One of the things which tickle my fancy is when author’s write and say the world, activity or geography isn’t “Zero Sum”, as the basic law of physic say matter cannot be created nor destroyed . Well, in actuality it’s simply popular high school science slang for the “first Law of Thermodynamics” which states that the amount of energy in a closed system will not change. In essence ENERGY can neither be “created” nor “destroyed”, however “energy” makes up matter but can exist in its own right. So the amount of matter in the universe now is not necessarily the amount there was a second ago or a thousand years ago, however neither is the energy as they live in a symbiotic dance.
So when I read in the Economist: The red menace, reconsidered the author calls out “One reason for this is that innovation is not a zero-sum game. One company or country can benefit from the development and marketing of a clever invention, while the robust diffusion and adoption of such inventions can also benefit many others”. This in a way makes me shutter as they clearly do not understand the concept and ramification of a zero-sum game, as the story based on the review of a new pop-culture business book from Adam Segal and published by W.W. Norton titled “Advantage: How American Innovation Can Overcome the Asian Challenge”.
As Segal in his work, discusses the rote reality of Asia educating a “physically” vast number of human minds to set them forth into a unified direction to drive innovation. This concept is supported in the book by the quote “South Korea, China and India are pouring tens of billions of dollars into scientific fields that range from genomics to nanotechnology. They are producing staggering numbers of engineers and scientists, who in turn are publishing lots of papers and acquiring ever more patents”. However to counter this, Segal also proposes that: “he [Segal] remains skeptical about the foundations of Asian innovation. He points to troubling evidence that challenges the quality of the many patents, papers and engineering degrees seen in India and China”. Unfortunately Segal’s age may impede his points of reference as in my childhood, “made in Japan” was a joke for poor quality, however in adulthood (some 30 years later) “made in Japan” became a moniker for just the opposite as in providing high quality.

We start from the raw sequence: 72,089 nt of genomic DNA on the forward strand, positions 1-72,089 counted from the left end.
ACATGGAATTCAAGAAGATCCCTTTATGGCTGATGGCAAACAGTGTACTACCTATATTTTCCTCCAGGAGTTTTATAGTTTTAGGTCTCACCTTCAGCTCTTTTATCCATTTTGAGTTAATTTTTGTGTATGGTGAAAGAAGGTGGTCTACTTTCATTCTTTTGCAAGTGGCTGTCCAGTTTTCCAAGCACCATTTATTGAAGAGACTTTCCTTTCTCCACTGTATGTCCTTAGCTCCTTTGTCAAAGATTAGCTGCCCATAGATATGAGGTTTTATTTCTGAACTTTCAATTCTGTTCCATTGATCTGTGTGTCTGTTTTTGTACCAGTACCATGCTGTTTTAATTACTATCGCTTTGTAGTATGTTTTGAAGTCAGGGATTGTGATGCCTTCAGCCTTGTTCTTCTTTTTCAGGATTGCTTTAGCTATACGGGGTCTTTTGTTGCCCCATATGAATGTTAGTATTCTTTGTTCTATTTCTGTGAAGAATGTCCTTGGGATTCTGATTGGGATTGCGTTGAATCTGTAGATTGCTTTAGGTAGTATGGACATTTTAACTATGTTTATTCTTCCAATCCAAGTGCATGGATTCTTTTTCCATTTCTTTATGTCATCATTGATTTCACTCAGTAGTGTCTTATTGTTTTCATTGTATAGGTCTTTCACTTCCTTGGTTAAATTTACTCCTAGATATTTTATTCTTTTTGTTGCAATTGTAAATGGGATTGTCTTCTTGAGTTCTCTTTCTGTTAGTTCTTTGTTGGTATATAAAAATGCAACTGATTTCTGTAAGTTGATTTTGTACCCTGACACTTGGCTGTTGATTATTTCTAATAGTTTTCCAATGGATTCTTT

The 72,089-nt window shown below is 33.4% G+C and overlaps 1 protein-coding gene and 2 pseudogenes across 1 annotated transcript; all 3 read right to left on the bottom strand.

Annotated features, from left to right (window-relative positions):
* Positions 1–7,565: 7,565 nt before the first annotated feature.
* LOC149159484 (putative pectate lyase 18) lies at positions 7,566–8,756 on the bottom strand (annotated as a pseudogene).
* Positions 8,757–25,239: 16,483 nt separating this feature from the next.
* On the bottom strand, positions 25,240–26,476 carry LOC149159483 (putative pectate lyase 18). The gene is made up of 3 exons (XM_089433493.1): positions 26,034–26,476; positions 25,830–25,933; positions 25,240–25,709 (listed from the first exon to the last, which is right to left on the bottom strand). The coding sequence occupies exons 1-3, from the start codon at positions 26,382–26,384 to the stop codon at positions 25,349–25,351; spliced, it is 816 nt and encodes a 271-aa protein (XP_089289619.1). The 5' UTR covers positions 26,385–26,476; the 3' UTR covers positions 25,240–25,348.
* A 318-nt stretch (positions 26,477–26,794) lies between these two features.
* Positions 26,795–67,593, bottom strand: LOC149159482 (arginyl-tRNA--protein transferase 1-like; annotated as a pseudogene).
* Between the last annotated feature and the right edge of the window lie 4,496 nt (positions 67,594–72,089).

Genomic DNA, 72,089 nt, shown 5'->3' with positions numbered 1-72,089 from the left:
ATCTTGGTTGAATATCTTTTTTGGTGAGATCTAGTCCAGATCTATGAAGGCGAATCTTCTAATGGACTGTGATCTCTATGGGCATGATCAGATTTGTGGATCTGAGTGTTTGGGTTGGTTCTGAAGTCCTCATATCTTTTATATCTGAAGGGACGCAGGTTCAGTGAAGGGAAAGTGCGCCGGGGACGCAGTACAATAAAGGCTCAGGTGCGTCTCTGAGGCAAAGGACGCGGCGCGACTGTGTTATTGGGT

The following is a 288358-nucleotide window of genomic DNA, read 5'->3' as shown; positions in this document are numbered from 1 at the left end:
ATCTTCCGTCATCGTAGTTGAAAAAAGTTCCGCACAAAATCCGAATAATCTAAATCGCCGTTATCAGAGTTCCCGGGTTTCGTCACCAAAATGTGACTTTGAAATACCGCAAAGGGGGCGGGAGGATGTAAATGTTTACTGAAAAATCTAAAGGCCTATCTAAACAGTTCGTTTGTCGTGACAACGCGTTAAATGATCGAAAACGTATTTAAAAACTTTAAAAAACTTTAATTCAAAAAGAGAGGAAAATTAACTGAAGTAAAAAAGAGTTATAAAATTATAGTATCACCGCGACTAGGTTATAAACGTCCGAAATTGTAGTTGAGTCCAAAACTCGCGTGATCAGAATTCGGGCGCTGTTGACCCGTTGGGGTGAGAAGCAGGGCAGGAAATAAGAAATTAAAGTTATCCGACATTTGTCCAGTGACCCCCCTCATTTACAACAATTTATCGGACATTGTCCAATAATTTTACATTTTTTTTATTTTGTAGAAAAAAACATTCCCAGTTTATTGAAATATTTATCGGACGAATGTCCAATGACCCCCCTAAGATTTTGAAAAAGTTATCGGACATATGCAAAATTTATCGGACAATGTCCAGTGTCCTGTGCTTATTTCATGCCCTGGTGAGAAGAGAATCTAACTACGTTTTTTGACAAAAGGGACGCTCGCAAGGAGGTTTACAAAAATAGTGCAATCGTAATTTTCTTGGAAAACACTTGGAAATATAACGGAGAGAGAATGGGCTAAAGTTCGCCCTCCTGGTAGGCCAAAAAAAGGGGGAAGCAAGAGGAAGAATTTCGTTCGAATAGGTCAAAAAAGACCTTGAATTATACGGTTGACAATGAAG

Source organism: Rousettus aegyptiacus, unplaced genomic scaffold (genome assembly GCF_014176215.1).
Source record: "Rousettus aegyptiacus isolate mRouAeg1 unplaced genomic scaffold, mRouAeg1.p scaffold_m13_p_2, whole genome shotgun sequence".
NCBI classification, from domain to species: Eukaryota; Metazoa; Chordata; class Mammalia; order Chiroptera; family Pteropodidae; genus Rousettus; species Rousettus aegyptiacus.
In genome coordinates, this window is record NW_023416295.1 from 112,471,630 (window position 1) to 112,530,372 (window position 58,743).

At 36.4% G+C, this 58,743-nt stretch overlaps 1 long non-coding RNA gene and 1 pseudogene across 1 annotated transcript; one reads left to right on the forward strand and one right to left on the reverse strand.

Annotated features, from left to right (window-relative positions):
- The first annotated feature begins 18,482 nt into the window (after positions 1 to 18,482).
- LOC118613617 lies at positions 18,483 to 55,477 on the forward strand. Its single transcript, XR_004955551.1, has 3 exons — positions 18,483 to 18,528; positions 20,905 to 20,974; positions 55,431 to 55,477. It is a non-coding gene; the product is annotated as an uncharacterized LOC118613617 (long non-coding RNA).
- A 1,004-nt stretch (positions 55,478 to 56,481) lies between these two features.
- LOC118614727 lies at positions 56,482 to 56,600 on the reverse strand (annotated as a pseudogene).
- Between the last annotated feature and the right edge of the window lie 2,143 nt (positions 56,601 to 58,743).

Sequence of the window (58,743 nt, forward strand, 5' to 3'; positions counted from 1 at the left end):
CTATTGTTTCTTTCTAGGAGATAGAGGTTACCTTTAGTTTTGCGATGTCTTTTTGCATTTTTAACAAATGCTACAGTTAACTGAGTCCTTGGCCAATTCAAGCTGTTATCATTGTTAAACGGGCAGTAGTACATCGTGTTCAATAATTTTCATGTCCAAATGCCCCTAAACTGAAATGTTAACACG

So as in the moment, Segal could be correct in his observation, however he is clearly missing the potential of what is coming down the road and the fact that once the “snowball” gains momentum there will be no stopping. However the question is should it be stopped? Also, people typically relate “Zero Sum” with having a “winner” and “loser” in simplistic terms is not far off, however culturally apply connotations to the words “winner & loser”. Whereas in fact it’s really a study in the concepts of “equilibrium”, as in the world of physics we all remember the formula E=mc2 which in short says Energy = Mass. As where ever man creates an inequity within the equilibrium of a system, it will seek to reset itself and does anyone need to be reminded of the mortgage debacle….